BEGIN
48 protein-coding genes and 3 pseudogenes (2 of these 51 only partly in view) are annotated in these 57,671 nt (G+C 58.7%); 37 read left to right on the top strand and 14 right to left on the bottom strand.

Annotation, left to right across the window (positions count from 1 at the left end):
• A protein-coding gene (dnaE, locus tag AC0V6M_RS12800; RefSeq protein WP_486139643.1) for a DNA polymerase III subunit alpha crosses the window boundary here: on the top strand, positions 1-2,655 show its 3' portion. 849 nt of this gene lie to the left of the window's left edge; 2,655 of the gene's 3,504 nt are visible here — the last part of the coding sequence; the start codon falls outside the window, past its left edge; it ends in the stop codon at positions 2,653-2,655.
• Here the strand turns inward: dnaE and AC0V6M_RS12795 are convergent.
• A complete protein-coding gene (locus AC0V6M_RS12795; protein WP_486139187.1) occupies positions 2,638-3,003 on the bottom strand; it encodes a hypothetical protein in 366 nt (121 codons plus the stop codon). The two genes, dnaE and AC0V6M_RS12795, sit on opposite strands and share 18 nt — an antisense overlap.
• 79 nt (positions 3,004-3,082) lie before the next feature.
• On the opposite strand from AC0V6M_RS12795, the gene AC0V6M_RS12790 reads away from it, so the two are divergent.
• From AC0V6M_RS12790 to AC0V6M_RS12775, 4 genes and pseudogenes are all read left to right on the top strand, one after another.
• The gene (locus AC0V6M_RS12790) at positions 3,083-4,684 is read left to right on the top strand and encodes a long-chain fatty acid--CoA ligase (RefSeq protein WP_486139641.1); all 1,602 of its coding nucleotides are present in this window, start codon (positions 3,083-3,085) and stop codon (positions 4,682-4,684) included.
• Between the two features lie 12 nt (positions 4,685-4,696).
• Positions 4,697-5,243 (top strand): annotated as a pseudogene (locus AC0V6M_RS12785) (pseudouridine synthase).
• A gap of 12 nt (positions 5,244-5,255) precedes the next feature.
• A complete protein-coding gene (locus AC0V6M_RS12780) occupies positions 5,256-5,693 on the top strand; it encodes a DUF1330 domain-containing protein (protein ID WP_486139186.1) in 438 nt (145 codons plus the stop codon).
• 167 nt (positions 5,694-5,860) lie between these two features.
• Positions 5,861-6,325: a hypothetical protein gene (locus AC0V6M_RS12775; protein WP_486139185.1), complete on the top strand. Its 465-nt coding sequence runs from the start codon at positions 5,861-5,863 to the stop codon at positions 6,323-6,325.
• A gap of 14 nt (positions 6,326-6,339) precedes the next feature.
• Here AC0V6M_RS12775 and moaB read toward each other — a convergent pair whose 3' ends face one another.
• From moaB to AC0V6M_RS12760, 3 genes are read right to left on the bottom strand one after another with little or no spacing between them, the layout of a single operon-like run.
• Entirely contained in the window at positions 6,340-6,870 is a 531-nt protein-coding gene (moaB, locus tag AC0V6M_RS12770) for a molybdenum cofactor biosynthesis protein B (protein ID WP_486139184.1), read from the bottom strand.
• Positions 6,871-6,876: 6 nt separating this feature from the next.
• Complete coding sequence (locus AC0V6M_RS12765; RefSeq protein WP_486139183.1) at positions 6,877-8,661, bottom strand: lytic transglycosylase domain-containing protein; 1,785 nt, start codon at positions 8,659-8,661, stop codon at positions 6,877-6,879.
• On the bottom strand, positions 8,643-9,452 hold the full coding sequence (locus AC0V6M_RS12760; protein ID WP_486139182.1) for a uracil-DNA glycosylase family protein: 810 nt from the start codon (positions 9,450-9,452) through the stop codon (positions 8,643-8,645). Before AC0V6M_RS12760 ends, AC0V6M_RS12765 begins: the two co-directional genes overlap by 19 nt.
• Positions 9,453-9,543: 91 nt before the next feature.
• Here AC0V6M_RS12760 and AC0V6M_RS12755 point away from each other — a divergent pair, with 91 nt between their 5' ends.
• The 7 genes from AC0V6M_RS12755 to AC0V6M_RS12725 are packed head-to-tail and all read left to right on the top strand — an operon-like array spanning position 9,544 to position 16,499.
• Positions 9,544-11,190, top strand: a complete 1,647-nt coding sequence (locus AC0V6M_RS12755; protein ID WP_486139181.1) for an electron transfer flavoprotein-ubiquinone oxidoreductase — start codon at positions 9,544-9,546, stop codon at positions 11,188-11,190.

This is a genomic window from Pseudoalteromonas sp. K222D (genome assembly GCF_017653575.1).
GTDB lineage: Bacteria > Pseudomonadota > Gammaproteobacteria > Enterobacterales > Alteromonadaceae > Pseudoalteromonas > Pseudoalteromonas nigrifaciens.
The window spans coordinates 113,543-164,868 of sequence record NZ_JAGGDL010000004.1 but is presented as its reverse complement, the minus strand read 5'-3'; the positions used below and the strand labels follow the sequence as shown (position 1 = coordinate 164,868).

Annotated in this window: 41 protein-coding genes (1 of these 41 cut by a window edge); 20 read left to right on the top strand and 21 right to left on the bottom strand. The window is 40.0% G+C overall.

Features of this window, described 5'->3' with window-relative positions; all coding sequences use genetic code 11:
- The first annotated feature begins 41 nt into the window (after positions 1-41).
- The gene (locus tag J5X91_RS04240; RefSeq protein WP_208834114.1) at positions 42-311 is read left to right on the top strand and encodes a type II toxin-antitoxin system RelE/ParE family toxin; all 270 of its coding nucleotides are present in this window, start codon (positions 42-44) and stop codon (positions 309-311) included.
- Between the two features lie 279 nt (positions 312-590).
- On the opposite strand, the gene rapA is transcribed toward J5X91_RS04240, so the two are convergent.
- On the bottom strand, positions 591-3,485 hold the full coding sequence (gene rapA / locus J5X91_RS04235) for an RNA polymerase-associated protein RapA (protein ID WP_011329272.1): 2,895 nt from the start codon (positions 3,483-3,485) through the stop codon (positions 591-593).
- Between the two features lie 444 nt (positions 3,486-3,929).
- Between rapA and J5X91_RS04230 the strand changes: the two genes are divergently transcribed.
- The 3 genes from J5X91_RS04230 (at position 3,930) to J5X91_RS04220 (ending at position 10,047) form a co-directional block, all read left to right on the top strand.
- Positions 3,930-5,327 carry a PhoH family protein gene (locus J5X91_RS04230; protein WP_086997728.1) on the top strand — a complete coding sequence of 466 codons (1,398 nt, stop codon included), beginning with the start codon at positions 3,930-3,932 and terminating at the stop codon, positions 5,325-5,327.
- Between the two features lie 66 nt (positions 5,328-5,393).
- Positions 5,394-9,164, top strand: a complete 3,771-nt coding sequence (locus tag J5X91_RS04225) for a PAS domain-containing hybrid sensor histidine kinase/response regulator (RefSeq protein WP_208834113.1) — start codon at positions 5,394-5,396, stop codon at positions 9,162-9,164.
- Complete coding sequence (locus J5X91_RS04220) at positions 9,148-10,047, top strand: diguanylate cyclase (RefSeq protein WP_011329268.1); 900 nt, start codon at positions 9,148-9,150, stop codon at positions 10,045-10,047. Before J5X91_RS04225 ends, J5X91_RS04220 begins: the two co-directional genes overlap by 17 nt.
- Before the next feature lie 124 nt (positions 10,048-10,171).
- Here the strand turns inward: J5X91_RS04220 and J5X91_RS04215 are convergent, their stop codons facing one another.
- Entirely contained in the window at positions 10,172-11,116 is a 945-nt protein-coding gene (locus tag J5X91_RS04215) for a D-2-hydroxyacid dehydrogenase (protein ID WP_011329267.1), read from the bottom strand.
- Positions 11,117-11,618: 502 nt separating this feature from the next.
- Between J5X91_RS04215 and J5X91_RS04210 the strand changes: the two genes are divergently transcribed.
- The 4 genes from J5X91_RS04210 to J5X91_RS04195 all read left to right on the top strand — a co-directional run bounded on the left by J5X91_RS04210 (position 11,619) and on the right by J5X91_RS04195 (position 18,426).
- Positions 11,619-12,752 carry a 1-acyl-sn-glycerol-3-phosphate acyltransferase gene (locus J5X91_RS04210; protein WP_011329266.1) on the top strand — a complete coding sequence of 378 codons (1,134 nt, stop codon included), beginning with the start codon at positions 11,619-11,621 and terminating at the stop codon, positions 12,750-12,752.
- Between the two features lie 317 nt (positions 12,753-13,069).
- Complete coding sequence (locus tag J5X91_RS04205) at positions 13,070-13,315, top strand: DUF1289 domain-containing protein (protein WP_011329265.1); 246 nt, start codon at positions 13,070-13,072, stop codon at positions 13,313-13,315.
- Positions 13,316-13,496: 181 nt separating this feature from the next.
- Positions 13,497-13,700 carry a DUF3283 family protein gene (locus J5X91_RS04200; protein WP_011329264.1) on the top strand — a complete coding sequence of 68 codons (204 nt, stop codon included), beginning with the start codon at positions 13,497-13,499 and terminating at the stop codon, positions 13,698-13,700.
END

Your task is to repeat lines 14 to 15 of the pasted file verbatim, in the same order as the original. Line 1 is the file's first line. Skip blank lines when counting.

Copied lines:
• 167 nt (positions 5,694-5,860) lie between these two features.
• Positions 5,861-6,325: a hypothetical protein gene (locus AC0V6M_RS12775; protein WP_486139185.1), complete on the top strand. Its 465-nt coding sequence runs from the start codon at positions 5,861-5,863 to the stop codon at positions 6,323-6,325.